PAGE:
Seismic Specialist A. Palma Engineering Plays Part in Several High Profile Projects

Most people who see a PG&E transformer while walking through Hacienda do not realize that it is not merely sitting on a concrete pad. It has been carefully anchored to meet code requirements so it does not break free or cause damage to its surroundings in case of a seismic event.

Hacienda-based A. Palma Engineering faces this type of scenario daily, often on a much larger scale. The small family-run business at 5980 Stoneridge Drive has honed a clearly defined niche in the engineering arena, specializing in designing the seismic bracing and anchorage of non-structural components in commercial, industrial, retail, and public works projects.

The components can range from pumps and rooftop air conditioning units to electrical conduit, switch gears, and panel boards - all critical pieces of infrastructure that could be vulnerable in a seismic event.

Working primarily through mechanical, electrical, and plumbing (MEP) subcontractors, A. Palma Engineering has been associated with many prominent buildings. This year's project list includes Stanford University, Highland Hospital, and UCSF Medical Center in the Bay Area; and the Long Beach Pier, Scripps Memorial Hospital, and the San Diego and John Wayne airport expansions down south.

The facilities might have high visibility, but the firm's role is definitely low-profile, according to project coordinator Zeke Palma. Virtually all its activities take place behind the scenes. "We do perform project site visits to make sure the design is built properly, but we don't do any installation or get our hands dirty. Surveying is not part of our scope.

"People don't see the things we work on," Palma continues. "It's like 'out of sight, out of mind.'" Nevertheless, the firm's engineering design work is a fundamental part of assuring that all building systems function as planned and up to code. "Our scope is to make sure that devices and systems do not cause further damage or do not fail themselves."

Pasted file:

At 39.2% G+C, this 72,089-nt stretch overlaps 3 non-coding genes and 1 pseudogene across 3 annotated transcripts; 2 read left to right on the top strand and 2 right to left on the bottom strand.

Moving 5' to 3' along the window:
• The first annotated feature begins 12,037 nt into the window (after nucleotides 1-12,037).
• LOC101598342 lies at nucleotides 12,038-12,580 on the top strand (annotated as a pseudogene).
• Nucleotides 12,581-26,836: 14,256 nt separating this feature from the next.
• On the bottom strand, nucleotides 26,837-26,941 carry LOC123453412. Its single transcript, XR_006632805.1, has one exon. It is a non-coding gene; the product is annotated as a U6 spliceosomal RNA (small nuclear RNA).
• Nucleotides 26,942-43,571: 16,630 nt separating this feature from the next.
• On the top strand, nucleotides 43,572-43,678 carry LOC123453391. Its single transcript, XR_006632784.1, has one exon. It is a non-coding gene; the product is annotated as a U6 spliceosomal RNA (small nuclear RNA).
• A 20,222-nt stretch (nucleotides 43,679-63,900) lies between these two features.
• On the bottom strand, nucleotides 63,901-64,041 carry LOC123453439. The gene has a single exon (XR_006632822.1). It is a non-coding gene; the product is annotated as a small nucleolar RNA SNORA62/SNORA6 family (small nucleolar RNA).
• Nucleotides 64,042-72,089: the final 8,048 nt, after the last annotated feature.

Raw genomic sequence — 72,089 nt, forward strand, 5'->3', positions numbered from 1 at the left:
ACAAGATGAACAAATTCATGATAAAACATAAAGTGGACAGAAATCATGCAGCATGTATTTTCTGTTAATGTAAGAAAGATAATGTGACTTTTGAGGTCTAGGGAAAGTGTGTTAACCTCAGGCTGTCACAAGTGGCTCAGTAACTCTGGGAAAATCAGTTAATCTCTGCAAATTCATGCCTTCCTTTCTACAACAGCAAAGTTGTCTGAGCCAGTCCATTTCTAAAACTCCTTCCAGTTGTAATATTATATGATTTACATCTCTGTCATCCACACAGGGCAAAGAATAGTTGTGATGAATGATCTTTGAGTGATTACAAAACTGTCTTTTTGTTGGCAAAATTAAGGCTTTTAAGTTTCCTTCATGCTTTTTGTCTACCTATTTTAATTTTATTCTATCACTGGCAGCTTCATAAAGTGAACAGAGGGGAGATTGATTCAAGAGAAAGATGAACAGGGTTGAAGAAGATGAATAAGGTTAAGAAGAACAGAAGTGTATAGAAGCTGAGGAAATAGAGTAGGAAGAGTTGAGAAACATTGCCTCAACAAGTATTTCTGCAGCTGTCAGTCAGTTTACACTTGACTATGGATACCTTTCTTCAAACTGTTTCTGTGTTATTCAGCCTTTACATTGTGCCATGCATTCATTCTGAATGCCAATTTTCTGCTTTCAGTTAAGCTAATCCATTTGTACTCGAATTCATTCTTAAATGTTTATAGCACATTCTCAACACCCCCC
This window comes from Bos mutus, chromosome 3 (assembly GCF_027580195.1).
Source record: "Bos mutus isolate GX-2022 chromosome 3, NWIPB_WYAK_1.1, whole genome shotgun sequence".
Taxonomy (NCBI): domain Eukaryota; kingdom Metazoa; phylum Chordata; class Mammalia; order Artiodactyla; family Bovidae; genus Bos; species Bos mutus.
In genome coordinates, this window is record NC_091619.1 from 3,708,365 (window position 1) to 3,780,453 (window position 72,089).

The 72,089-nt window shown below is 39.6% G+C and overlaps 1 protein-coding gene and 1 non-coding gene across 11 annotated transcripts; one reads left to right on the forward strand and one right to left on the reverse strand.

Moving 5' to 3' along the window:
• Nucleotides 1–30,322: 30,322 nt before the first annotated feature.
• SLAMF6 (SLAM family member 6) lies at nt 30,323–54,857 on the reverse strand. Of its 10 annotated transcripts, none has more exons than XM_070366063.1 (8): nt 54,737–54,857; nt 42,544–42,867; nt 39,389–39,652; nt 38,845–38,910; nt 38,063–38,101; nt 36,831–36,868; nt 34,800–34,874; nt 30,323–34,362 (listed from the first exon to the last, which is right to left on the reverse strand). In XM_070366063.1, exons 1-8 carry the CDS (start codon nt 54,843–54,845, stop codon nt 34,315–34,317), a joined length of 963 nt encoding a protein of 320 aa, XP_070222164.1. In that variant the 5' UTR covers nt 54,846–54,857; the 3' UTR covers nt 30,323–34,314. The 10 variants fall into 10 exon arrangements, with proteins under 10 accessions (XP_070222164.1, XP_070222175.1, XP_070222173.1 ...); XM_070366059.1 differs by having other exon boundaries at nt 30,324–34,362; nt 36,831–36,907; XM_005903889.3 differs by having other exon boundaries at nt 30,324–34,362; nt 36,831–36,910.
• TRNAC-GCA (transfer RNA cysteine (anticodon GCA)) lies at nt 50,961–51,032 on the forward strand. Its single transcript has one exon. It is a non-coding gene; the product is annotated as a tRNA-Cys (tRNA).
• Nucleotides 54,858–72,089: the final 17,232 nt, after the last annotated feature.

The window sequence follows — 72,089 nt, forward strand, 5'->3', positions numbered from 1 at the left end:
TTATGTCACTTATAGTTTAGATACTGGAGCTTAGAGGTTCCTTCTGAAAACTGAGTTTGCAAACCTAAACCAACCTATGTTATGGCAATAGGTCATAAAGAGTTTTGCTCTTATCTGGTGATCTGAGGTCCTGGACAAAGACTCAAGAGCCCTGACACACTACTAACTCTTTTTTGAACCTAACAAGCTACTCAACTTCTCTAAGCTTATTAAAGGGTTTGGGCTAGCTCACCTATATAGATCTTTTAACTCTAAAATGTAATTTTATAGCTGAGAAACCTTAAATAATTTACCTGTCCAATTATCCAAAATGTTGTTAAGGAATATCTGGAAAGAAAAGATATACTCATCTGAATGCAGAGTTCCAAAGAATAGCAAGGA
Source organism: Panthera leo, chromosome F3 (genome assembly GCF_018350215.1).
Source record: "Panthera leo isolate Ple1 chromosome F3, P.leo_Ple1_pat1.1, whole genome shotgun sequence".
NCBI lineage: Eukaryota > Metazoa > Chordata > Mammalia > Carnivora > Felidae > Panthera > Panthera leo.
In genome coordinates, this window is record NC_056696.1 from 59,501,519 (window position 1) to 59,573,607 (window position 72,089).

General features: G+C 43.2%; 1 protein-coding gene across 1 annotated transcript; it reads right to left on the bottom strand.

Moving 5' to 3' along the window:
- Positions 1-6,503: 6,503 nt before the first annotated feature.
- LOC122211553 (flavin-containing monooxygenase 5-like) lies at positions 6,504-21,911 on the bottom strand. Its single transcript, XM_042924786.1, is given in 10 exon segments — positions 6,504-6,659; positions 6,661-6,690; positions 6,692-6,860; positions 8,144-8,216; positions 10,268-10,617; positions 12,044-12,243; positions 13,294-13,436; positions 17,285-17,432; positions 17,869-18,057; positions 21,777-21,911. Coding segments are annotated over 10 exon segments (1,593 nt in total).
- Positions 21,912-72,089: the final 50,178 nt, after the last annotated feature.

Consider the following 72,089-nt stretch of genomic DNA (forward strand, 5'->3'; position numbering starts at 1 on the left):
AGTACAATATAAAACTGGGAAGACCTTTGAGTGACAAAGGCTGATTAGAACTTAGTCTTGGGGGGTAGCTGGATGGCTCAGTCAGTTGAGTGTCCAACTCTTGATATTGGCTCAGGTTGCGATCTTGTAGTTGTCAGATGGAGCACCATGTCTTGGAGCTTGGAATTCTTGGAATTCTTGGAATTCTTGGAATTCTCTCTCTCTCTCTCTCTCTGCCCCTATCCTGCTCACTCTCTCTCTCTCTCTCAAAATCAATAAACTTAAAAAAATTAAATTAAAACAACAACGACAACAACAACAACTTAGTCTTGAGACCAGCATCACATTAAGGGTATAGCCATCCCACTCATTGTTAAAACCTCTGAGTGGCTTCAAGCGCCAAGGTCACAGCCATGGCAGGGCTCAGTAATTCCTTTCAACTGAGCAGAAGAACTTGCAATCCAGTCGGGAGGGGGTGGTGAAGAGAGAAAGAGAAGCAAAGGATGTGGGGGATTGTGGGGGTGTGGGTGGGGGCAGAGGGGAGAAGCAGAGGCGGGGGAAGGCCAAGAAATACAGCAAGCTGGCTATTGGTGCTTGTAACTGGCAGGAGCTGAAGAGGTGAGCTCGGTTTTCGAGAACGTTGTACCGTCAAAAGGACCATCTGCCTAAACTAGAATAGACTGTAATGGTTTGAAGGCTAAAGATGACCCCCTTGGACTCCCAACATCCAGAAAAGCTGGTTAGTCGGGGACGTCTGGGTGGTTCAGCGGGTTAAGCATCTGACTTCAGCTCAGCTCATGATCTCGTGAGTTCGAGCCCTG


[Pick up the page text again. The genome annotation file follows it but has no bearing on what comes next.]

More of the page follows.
The business was founded by Adrian Palma, Zeke's father, in 2000. It now has six employees. While intent on remaining small, the firm has continued to grow, even in an uncertain economy. "The downturn hasn't hit us as hard as it did many larger companies," Zeke Palma observes. "Our small size is a big benefit. We can take advantage of our low overhead to be very competitive pricewise."

The firm gets another boost from its minority and small business certification, which helps it stand out from other engineering firms and has proven instrumental in winning several bids.

Still, it is A. Palma Engineering's expertise, reputation, and track record that have ensured its longevity. The engineering staff are thoroughly knowledgeable about seismic design criteria and categories. The variety of soil conditions throughout California makes each project different. U.S. Geological Survey maps are imperative for soil studies and help determine the spectral acceleration, or lateral force, at a specific location before the bracing and anchoring needs can be designed.

The small niche business needs little promotion. "Much of our work is repeat business, or comes through word of mouth," Palma concludes.

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